David West reflects on his time in Indy, learning (and winning) with the Warriors, and what’s next

David West, Former Pacer

David West played an instrumental role in setting the foundation for a new era of Pacers basketball back in 2011. He was a free agent after spending his first eight seasons with the New Orleans Pelicans. He liked the opportunity and the Pacers’ vision, eventually taking less money to be part of what was a good fit.

He ultimately spent four seasons with the team, playing in 91.3 percent of the team’s games over that stretch. He was the backbone, old reliable, and was most appreciated for his intellect and maturity within the walls of the locker room for a team that appeared in back-to-back conference finals, losing each to the LeBron-led Miami Heat.

West is well-read and would frequently bring topical conversations into the locker room. From cultural issues to politics, with a hint of music mixed in. He has a diverse palette and never wanted to be painted with just one brush: basketball player.

That’s what he does, not who he is.

More than anything, West preached calm waters. He became the go-to quote in the locker room. Good, bad, or curious, West willingly sat and answered questions. He understood his responsibility and more than that, he served as unofficial team spokesman.

West, who turns 38 later this month, had the chance to re-evaluate his basketball situation in 2015 when he had a player option. After much thought, he declined to exercise his $12.6 million option and instead joined the San Antonio Spurs for $1.4 million, the league minimum.

Former Pacer, George Hill, David West

Hill and West were good friends, and they frequently ran “1-4,” a pick-and-roll with those two in tight situations late in games.

“He’s like a big brother to me,” George Hill said after West’s departure. “I got the utmost respect for him. I know that he made a decision based off of his heart and when you do that, it’s not based off of money or anything. When it’s based off of heart, you can’t be mad at a guy for that.”

That was in 2015, and the Spurs had most recently won an NBA championship during the 2013-14 season. Former Pacer Jeff Ayres (Pendergraph) was a member of that team. West didn’t win a title during his one season in San Antonio, and opted to join the Golden State Warriors. That’s where he’s spent the last two seasons, winning his first NBA titles.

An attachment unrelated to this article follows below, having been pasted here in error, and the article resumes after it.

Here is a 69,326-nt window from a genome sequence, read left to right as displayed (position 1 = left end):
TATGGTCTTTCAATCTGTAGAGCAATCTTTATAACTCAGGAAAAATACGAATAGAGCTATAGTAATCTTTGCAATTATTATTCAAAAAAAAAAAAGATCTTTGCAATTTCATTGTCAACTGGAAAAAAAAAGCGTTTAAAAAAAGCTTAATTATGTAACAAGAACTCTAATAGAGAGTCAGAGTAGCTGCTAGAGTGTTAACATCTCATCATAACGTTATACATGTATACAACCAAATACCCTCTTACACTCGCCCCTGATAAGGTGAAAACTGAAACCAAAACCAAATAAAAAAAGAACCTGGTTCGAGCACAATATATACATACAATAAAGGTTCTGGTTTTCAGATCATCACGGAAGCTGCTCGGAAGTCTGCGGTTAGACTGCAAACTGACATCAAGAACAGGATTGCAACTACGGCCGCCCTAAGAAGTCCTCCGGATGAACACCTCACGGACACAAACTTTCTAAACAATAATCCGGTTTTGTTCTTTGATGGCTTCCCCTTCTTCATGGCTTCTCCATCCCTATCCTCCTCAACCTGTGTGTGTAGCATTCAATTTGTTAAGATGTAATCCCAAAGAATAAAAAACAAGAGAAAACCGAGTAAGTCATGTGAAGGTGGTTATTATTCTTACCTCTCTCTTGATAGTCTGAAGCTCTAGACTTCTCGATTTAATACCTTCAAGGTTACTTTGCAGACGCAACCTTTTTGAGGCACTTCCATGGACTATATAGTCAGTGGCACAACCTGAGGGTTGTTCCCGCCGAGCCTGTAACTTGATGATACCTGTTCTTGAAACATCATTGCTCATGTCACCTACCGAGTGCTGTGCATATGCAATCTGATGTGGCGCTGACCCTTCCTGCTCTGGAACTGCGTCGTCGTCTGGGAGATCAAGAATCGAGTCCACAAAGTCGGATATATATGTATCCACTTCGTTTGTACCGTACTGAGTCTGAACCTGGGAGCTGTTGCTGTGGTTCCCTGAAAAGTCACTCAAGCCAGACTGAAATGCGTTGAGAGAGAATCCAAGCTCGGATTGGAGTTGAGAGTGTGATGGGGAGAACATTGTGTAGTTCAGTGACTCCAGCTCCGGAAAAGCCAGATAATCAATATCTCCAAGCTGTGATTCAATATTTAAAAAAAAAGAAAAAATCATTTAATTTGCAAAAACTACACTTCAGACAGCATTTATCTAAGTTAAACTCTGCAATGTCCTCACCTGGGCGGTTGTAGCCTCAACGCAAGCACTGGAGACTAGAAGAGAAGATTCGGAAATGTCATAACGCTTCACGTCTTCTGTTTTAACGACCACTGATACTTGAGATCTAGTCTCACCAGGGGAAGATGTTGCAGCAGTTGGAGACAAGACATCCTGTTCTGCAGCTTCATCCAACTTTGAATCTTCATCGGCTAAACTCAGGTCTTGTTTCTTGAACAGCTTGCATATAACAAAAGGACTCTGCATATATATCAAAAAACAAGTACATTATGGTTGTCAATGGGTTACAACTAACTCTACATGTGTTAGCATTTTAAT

See Also: Pacers face ‘Big Brother’ David West for the first time since he moved on

West appeared in 73 games and averaged 6.8 points, 3.3 rebounds, 1.9 assists, and 1.0 blocks per game during the 2017-18 season. His minutes have decreased quite a bit, from 28.7 per game in 2015 with the Pacers down to 13.7 per game in Oakland.

When David celebrated his first title, in 2017, he had friend and former Pacers teammate Rasual Butler – aka ‘Old Hat’ – join him on the parade float. Unfortunately, Butler tragically died in a car accident earlier this year.

West now has two rings and played five years longer than he even imagined. I remember standing with him in the north east corner of Bankers Life Fieldhouse, along with a few other reporters, listening to David reflect on his time in the league. He shared how he would be thrilled if he made it to year 10. 10 years in the NBA would be satisfying. This was back in 2015, his 13th season. The only thing he lacked was a championship.

“David is a hell of player, but he’s also one of our leaders and mentors for our younger guys,” Warriors coach Steve Kerr said. “He’s been fantastic in that role. He’s the adult in the room. He gets it, is a really, really smart player, and emotionally powerful presence. He’s been a huge factor for us the last couple of years.”

West is currently an unrestricted free agent and will not return to the Warriors for a third season. It’s unclear whether he will play another season, or whether he went out on a high note — a second straight NBA Title.

This past spring, when the Warriors visited Indianapolis (before another championship), I caught up with David about his time with the Warriors, finally winning a championship, and how the Pacers look significantly different.